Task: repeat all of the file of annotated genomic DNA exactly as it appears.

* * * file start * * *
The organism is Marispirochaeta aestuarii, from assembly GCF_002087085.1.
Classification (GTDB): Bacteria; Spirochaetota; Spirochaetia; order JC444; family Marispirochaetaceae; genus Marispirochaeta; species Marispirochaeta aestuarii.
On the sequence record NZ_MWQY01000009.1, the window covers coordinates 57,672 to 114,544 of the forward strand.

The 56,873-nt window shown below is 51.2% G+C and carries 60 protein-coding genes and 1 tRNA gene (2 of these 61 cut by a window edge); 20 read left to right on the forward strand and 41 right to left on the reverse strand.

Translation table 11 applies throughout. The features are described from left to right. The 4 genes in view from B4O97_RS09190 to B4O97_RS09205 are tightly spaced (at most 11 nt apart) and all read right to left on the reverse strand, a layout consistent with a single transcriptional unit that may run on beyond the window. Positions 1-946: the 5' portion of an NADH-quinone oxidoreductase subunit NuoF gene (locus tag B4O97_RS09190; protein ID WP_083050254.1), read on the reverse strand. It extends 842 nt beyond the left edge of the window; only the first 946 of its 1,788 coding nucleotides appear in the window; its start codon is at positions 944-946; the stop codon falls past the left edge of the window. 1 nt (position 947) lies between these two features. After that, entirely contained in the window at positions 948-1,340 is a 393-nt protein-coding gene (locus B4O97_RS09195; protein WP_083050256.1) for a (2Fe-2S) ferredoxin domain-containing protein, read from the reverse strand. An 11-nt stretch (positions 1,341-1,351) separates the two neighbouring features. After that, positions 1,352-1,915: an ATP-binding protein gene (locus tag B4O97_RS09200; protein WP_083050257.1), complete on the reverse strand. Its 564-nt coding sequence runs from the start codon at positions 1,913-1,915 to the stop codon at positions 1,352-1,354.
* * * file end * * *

The organism is Marispirochaeta aestuarii, from assembly GCF_002087085.1.
Classification (GTDB): Bacteria; Spirochaetota; Spirochaetia; order JC444; family Marispirochaetaceae; genus Marispirochaeta; species Marispirochaeta aestuarii.
On the sequence record NZ_MWQY01000009.1, the window covers coordinates 57,672 to 114,544 of the forward strand.

The 56,873-nt window shown below is 51.2% G+C and carries 60 protein-coding genes and 1 tRNA gene (2 of these 61 cut by a window edge); 20 read left to right on the forward strand and 41 right to left on the reverse strand.

Translation table 11 applies throughout. The features are described from left to right. The 4 genes in view from B4O97_RS09190 to B4O97_RS09205 are tightly spaced (at most 11 nt apart) and all read right to left on the reverse strand, a layout consistent with a single transcriptional unit that may run on beyond the window. Positions 1-946: the 5' portion of an NADH-quinone oxidoreductase subunit NuoF gene (locus tag B4O97_RS09190; protein ID WP_083050254.1), read on the reverse strand. It extends 842 nt beyond the left edge of the window; only the first 946 of its 1,788 coding nucleotides appear in the window; its start codon is at positions 944-946; the stop codon falls past the left edge of the window. 1 nt (position 947) lies between these two features. After that, entirely contained in the window at positions 948-1,340 is a 393-nt protein-coding gene (locus B4O97_RS09195; protein WP_083050256.1) for a (2Fe-2S) ferredoxin domain-containing protein, read from the reverse strand. An 11-nt stretch (positions 1,341-1,351) separates the two neighbouring features. After that, positions 1,352-1,915: an ATP-binding protein gene (locus tag B4O97_RS09200; protein WP_083050257.1), complete on the reverse strand. Its 564-nt coding sequence runs from the start codon at positions 1,913-1,915 to the stop codon at positions 1,352-1,354.